Thursday, September 22, 2011

Consumers May Prefer Facebook Classic

In the world of marketing there are many ways to regenerate interest and boost sales for a product or brand. Through special discounts, rebates or coupons you can effectively reduce the price consumers pay. As HP recently found out, even defunct products will fly off the shelf at the right price point.

A very popular technique is a relaunch. Wrap the product in new packaging and slap the ubiquitous new and improved stamp on it and you can breath new life into almost any old product. Line extensions which introduce new variants of a product such as new sizes or flavors will also stimulate sales and produce growth.

But years ago what the greatest marketing minds at Coca Cola discovered is that you don't change a successful product. Some of you may remember and many will have read the now legendary product faux pas of actually introducing the New Coke as a replacement for the tried and true, much beloved original Coke beverage. It was not well received by the public. This was quickly followed by the introduction of a line extension, Classic Coke, bringing back the original product under a new name.

Perhaps the folks on the Z-Team missed that lecture in Marketing 101. Facebook is radically changing its look and feel and the way it functions. A few weeks back the chat function was suddenly totally different. Now the news feed has changed and "friends" are grouped in new ways. The security model has become more complex and we can now subscribe to friends not just pages. This is not your father's Facebook. Break out the user guides, tutorials and cheat sheets.

Earlier this week Facebook notified me they had modified my settings to reduce the amount of email and make the service work better for me, but I could put it back the other way if I wanted to. Gee, thanks, Facebook. Clearly I welcome the opportunity to waste hours finding where these controls now hide so I can try to recall how they were set before and put things back to the way I liked having them.

I can't comment on all the new features because, well, frankly, I haven't spent much time on Facebook lately. I still post to reach my friends but my posts almost always originate from Foursquare, Twitter and Google Plus. Of course when I receive an email alert I will respond, comment or "like" a Facebook post. But unless I can sort out how to turn that back on, I guess I won't be doing as much of that any more.

Watching the rivalry among all the social networks has been interesting. I have already expressed the view that Facebook is going to alienate more people than it will please with these massive changes. I agree with others that people will tolerate these changes because all their friends are presently on Facebook. But the ability to create content and have it flow to and from other networks will erode this advantage and eventually people will head off towards their social network of choice. For some, that may not be Facebook.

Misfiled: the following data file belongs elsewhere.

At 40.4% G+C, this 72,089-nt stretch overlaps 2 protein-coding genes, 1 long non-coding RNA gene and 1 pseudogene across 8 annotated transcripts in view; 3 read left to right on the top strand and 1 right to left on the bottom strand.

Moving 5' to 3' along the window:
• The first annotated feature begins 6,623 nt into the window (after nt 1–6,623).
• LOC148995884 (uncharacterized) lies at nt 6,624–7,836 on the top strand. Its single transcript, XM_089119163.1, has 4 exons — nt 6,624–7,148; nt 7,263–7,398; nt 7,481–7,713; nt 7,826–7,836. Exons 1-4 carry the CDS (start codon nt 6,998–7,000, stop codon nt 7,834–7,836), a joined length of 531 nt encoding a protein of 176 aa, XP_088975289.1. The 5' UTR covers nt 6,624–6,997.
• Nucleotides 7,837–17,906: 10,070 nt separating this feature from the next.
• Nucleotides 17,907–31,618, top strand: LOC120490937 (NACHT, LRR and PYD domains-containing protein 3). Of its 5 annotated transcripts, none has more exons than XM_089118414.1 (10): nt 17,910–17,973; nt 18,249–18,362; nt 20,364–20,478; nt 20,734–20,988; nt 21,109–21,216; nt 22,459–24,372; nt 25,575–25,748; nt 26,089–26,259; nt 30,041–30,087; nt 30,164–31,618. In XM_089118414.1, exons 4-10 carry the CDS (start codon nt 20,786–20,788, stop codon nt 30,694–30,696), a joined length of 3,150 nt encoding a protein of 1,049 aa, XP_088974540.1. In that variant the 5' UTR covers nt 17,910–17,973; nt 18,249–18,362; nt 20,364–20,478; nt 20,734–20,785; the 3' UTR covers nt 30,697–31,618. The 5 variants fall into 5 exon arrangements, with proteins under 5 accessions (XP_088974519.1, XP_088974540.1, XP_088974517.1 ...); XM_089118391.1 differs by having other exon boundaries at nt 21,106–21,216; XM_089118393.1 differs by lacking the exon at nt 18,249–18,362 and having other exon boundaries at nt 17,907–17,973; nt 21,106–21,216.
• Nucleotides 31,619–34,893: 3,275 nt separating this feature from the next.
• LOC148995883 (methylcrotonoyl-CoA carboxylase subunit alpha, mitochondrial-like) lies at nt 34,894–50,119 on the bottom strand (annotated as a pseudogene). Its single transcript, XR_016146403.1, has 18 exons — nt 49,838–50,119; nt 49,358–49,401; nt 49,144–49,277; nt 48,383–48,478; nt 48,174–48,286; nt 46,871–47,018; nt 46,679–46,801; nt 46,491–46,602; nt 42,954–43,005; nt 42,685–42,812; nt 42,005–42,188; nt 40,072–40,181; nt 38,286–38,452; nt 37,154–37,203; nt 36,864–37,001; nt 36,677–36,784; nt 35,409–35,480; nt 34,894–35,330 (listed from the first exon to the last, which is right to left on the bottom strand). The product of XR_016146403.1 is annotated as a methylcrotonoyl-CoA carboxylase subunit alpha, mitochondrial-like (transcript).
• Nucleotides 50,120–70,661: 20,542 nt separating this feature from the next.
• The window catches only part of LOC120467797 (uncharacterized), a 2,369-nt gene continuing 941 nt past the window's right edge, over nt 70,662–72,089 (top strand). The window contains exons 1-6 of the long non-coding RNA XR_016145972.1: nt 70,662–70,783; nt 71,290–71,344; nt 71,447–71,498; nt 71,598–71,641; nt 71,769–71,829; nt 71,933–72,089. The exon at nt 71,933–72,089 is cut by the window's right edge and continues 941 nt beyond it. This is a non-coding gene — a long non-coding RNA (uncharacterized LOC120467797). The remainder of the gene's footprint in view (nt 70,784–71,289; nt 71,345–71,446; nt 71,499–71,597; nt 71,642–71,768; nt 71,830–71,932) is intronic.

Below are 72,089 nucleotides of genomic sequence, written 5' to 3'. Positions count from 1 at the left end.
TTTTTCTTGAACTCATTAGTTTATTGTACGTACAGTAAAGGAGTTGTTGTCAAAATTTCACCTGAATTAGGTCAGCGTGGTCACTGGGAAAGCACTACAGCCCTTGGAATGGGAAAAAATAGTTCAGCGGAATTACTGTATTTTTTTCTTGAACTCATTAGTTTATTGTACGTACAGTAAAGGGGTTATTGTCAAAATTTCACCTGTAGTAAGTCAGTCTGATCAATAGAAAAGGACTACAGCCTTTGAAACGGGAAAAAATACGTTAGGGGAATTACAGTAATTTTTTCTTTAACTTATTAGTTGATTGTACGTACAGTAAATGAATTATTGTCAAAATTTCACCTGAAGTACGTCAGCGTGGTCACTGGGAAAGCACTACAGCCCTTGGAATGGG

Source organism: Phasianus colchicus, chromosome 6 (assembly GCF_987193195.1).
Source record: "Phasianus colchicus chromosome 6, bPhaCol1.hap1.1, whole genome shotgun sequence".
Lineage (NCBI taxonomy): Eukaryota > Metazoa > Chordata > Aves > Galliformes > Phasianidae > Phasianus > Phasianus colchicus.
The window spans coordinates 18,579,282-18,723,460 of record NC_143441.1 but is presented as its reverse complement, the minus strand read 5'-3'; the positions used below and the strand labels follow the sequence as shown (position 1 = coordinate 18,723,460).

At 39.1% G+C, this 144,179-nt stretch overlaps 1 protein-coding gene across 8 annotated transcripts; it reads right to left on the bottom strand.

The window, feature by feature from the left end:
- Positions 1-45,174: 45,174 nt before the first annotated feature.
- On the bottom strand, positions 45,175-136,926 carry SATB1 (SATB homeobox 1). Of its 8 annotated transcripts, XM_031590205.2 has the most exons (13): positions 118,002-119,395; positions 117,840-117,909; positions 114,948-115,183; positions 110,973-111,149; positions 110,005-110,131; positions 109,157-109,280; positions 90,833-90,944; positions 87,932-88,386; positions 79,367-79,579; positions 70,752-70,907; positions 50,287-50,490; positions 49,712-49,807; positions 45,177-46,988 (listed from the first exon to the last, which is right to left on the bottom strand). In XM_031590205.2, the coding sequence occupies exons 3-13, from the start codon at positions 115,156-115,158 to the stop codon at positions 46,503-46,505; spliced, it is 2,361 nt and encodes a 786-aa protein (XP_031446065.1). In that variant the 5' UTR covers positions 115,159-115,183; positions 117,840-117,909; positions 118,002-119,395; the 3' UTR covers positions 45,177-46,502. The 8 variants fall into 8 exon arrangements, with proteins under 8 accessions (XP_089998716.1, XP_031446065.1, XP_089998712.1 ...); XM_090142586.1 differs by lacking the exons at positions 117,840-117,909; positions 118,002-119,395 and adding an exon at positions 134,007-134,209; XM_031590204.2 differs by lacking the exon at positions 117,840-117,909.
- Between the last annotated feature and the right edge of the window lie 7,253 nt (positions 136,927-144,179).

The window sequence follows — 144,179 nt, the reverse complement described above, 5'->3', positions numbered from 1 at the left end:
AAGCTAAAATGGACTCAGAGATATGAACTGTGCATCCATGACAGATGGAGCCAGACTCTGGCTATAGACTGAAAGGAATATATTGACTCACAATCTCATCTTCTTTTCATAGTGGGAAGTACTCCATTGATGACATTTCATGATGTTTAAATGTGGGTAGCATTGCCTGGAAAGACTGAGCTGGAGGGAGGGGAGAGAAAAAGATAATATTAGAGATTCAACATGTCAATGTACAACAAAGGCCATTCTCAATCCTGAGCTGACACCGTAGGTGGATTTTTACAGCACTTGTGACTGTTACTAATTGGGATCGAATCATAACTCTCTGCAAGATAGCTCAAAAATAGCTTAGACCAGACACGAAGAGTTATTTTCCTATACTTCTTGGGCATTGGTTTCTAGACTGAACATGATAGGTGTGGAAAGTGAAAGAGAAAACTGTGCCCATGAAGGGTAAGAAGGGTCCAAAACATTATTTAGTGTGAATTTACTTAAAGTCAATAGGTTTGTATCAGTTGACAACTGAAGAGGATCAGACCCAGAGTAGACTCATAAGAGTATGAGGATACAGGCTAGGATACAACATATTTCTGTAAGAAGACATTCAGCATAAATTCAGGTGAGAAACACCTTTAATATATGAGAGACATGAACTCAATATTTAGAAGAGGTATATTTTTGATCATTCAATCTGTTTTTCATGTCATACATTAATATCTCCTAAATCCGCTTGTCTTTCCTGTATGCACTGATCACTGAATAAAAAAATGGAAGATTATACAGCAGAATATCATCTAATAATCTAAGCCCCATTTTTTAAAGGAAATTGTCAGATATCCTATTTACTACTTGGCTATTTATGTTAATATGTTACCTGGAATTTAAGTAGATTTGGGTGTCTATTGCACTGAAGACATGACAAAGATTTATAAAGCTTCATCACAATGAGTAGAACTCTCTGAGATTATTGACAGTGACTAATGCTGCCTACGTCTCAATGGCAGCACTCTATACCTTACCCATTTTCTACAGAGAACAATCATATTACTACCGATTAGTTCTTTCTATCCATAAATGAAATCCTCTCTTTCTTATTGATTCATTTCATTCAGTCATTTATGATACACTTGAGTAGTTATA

By the way, I have always preferred Diet Pepsi.

Captain Joe

Follow me on Twitter @JPuglisiLLC


  1. I wonder if social networking has become like a single human being, so complex that there are many truths.

    I just read this article on mashable:

    It says that Facebook's major focus is emotional design: The platform has lost emotional resonance with its users. It's a relationship gone stale. There are other suitors.

    "Facebook’s goal is to become the social layer that supports, powers and connects every single piece of the web, no matter who or what it is or where it lives."

    So it wants to be the spider on the web, does it? Black widow? Only time will tell.

  2. I can't help but feel we've been here before!

    Every time Facebook changes things, there's an uproar from the user base, campaigns to change it back to the "old way", and then people move on to using it just as much, or more....

    ...rinse, repeat.

    Facebook puzzles me - no one cares about it, as a product, and some are openly hostile to it, yet, it still the biggest game in town. Membership keeps rising, and people keep using it. (That's not necessarily a good thing, by the way!)

    As far as the New Coke references go - I think the motivations are different. Facebook is constantly changing its product, so this isn't a knee jerk reaction to a competing product (New Coke was a knee jerk reaction to the "Pepsi taste test" and the numbers behind the perception are very interesting).

    I'm not sure what Facebook wants to be - that's never been communicated to me. I mean, my friends and I provide all of the content, Facebook is just the vessel. Beyond the connections and status updates, what is it to me?